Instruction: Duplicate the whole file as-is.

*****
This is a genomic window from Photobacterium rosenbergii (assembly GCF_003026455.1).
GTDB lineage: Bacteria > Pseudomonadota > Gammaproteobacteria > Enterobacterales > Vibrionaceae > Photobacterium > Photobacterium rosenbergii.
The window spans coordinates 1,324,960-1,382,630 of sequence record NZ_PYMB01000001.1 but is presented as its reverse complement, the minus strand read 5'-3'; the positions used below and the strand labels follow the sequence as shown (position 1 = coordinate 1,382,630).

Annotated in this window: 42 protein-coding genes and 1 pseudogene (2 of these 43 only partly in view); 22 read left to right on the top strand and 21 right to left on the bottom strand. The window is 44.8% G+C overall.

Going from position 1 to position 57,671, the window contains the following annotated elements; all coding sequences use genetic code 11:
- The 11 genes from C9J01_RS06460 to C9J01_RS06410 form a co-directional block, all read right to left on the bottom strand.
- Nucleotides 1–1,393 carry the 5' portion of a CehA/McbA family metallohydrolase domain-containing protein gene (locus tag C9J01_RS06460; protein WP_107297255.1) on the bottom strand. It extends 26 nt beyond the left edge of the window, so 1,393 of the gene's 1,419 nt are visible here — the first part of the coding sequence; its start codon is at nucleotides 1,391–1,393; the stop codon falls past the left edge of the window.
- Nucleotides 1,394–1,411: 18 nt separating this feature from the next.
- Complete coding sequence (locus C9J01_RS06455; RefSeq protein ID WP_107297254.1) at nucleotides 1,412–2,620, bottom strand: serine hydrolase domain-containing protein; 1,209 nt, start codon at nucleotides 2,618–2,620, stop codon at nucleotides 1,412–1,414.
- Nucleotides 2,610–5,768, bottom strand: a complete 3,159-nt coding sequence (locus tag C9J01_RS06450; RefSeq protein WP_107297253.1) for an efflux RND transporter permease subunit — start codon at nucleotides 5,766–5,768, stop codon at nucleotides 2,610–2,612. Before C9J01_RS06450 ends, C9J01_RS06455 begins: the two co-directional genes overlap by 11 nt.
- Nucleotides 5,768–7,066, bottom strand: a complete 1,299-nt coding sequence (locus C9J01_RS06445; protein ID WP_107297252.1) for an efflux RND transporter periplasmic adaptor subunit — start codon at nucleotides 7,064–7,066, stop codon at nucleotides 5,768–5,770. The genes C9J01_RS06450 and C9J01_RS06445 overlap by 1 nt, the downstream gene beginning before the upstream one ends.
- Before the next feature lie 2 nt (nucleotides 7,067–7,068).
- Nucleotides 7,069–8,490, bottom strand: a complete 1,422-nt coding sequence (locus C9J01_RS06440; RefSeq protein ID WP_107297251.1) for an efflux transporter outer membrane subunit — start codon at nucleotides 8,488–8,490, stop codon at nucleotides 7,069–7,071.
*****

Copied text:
This is a genomic window from Photobacterium rosenbergii (assembly GCF_003026455.1).
GTDB lineage: Bacteria > Pseudomonadota > Gammaproteobacteria > Enterobacterales > Vibrionaceae > Photobacterium > Photobacterium rosenbergii.
The window spans coordinates 1,324,960-1,382,630 of sequence record NZ_PYMB01000001.1 but is presented as its reverse complement, the minus strand read 5'-3'; the positions used below and the strand labels follow the sequence as shown (position 1 = coordinate 1,382,630).

Annotated in this window: 42 protein-coding genes and 1 pseudogene (2 of these 43 only partly in view); 22 read left to right on the top strand and 21 right to left on the bottom strand. The window is 44.8% G+C overall.

Going from position 1 to position 57,671, the window contains the following annotated elements; all coding sequences use genetic code 11:
- The 11 genes from C9J01_RS06460 to C9J01_RS06410 form a co-directional block, all read right to left on the bottom strand.
- Nucleotides 1–1,393 carry the 5' portion of a CehA/McbA family metallohydrolase domain-containing protein gene (locus tag C9J01_RS06460; protein WP_107297255.1) on the bottom strand. It extends 26 nt beyond the left edge of the window, so 1,393 of the gene's 1,419 nt are visible here — the first part of the coding sequence; its start codon is at nucleotides 1,391–1,393; the stop codon falls past the left edge of the window.
- Nucleotides 1,394–1,411: 18 nt separating this feature from the next.
- Complete coding sequence (locus C9J01_RS06455; RefSeq protein ID WP_107297254.1) at nucleotides 1,412–2,620, bottom strand: serine hydrolase domain-containing protein; 1,209 nt, start codon at nucleotides 2,618–2,620, stop codon at nucleotides 1,412–1,414.
- Nucleotides 2,610–5,768, bottom strand: a complete 3,159-nt coding sequence (locus tag C9J01_RS06450; RefSeq protein WP_107297253.1) for an efflux RND transporter permease subunit — start codon at nucleotides 5,766–5,768, stop codon at nucleotides 2,610–2,612. Before C9J01_RS06450 ends, C9J01_RS06455 begins: the two co-directional genes overlap by 11 nt.
- Nucleotides 5,768–7,066, bottom strand: a complete 1,299-nt coding sequence (locus C9J01_RS06445; protein ID WP_107297252.1) for an efflux RND transporter periplasmic adaptor subunit — start codon at nucleotides 7,064–7,066, stop codon at nucleotides 5,768–5,770. The genes C9J01_RS06450 and C9J01_RS06445 overlap by 1 nt, the downstream gene beginning before the upstream one ends.
- Before the next feature lie 2 nt (nucleotides 7,067–7,068).
- Nucleotides 7,069–8,490, bottom strand: a complete 1,422-nt coding sequence (locus C9J01_RS06440; RefSeq protein ID WP_107297251.1) for an efflux transporter outer membrane subunit — start codon at nucleotides 8,488–8,490, stop codon at nucleotides 7,069–7,071.